The whole pedal was then set up on blocks so the toe-piece was correctly aligned and the parts “TIG-welded” together, this way the repair will be as strong as the original pedal was.

Once the lever had cooled down it was then dressed back and then given a coat of etching primer before having the imperfections made good with filler.

A few coats of primer/filler were then sprayed on and allowed to dry overnight.

Once this had been rubbed down smooth and level the black topcoats were added, followed by a couple of coats of clear lacquer and this was the result:-

Repaired Pedal

Repaired Pedal

Repaired Pedal2

Repaired Pedal

Now the cable is making a 90 degree angle with the lever arm when at full stroke, which is what is required, not only that but the “lost motion” has been eliminated, giving a better “feel” to use of the rear brake.

Kickstart Repair

The repair to the kickstart was a bit more involved. On this there is a foot-piece which pivots on a boss formed on the main shaft of the pedal.

The problem was caused by the “eye” of the footpiece being worn. This had allowed it to slide against the limit stops so these were worn as well but fortunately there was very little wear on the boss the footpiece pivoted on so it was decided not to worry about the boss.

The “eye” first had to be bored out until it was a true bore, simplest way here would have been to clamp it on the table of a vertical mill and clean it out with a milling cutter.

Not having a mill I clamped it in a 4-jaw chuck on the lathe. To get it centred I cheated a bit by clamping a bit of 1/2inch bar stock in the tailstock, putting it through the “eye” and clamping the footpiece in the chuck using that as a guide, being a trusting soul though it was checked before commencing work.

In Lathe

Centring the pedal in the 4-jaw, The mandrel is purely to aid in this.

Once the footpiece was clamped up it was soon bored out true and enough oversize to take a thinwall bush.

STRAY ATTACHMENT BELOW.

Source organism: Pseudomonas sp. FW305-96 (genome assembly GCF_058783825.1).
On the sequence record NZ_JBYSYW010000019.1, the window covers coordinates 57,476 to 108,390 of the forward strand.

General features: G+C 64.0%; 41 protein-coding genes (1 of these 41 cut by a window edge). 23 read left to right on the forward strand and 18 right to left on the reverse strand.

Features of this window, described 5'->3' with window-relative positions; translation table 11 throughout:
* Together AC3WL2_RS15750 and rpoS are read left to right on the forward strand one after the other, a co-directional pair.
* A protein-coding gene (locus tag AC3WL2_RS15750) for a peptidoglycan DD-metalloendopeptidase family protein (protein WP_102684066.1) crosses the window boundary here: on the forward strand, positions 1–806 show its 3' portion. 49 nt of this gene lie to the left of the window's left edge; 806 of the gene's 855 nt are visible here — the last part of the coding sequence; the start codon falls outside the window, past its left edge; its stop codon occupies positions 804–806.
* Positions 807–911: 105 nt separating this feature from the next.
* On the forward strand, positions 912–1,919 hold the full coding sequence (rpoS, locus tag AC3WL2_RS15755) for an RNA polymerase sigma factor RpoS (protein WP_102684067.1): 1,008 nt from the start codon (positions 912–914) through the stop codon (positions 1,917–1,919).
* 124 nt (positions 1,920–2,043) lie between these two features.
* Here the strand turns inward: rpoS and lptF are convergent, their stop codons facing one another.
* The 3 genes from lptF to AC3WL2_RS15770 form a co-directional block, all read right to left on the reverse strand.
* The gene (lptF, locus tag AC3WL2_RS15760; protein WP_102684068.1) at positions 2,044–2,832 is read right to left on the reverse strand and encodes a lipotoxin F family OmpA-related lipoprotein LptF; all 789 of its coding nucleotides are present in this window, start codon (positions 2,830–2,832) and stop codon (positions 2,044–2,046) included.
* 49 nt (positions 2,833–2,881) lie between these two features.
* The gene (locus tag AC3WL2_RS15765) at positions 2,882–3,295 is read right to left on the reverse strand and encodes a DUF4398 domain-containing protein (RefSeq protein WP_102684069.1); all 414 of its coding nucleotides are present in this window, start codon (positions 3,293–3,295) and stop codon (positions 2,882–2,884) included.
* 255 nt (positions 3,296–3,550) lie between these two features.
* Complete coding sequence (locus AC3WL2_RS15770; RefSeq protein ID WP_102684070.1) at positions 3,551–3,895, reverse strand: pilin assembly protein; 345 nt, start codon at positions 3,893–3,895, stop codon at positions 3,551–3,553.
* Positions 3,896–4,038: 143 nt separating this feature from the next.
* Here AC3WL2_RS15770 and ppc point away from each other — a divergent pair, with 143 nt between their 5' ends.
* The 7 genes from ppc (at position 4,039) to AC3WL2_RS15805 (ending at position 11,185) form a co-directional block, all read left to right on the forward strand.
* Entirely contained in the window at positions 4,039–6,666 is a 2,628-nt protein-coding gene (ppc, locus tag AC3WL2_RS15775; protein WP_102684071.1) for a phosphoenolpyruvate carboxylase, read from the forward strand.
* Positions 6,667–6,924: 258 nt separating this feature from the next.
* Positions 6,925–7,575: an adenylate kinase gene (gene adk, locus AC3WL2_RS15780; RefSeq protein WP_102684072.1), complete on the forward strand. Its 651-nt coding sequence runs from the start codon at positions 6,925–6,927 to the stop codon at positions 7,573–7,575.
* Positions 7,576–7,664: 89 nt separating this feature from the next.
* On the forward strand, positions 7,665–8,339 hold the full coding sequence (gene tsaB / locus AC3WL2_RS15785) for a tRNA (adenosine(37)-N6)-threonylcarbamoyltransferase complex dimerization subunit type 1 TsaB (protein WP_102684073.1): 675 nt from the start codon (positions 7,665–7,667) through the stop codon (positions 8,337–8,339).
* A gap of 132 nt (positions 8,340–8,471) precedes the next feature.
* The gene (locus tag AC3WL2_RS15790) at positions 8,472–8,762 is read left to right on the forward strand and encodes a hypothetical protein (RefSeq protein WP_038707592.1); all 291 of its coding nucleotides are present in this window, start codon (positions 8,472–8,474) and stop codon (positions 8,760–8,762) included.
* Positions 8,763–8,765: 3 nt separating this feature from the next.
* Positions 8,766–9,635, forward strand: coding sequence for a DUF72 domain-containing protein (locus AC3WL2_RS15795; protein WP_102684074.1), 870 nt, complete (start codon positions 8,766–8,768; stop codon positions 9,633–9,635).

To fit the bush it was frozen with an aerosol blaster and dropped into the “eye”.

As intended it proved too tight to fit onto the boss and so was reamed to a slightly stiff fit and then the boss burnished to ease the fit.

Next job was to make good the limit stops which had worn angled.


Foot-piece opened out and bushed.
The limit stop has been welded up but not yet reshaped

These were filed back to square. This meant however that in the “at use” position the footpiece was angled backwards so the stop on the pedal was built up with weld and then shaped using a Dremel grinder so that it stopped just before the right angle position and the stops were making full contact.

Doing this means that as pressure is put on the footpiece your foot will tend to slide in towards the pedal shaft rather than out and off the end of the pedal, something that is not to be recommended when using any kickstart, never mind one on a 600cc, long-stroke, single.

The foot-piece was assembled onto it’s shaft but when the end nut was fitted in place there was more vertical play than I liked, the nut was bottoming out on the end of the boss before it reached the top of the footpiece.

This was got round by making up a recessed washer to go between the nut and the end of the boss that would take up this play and once this was fitted the kickstart was as good as new.

Gear Reset

After re-routing the clutch cable, next of the problems to be fixed was the gear-pedal.

This is an alloy lever and a characteristic of this material is that it will age harden, that is as it ages it becomes harder and less flexible so if you try to bend it “as is” it will almost certainly break.

If it is heat treated, or “annealed” first then it can be bent, but you need to be careful since it also “work hardens”, this means that the bend should be put in in one smooth pull.

The lever had to be heated to the correct temperature, the easy way to determine this was to smear some soap onto the lever and then gently heat it until the soap blackened.

The spline end of the lever was then clamped in a vice and steady pressure put on the other end to move it across by the required amount.

lever reset

Re-setting the Gear Lever Alignment

This meant that the toe-piece was now at the wrong angle but as the whole lever had been annealed then this could also pressed  back until its angle was correct.

Toe reset

Re-setting the Toe Piece

When the pedal was put back onto the bike it now cleared the exhaust sufficiently that the pedal could be moved far enough round on its splines for me to be able to change gear easily.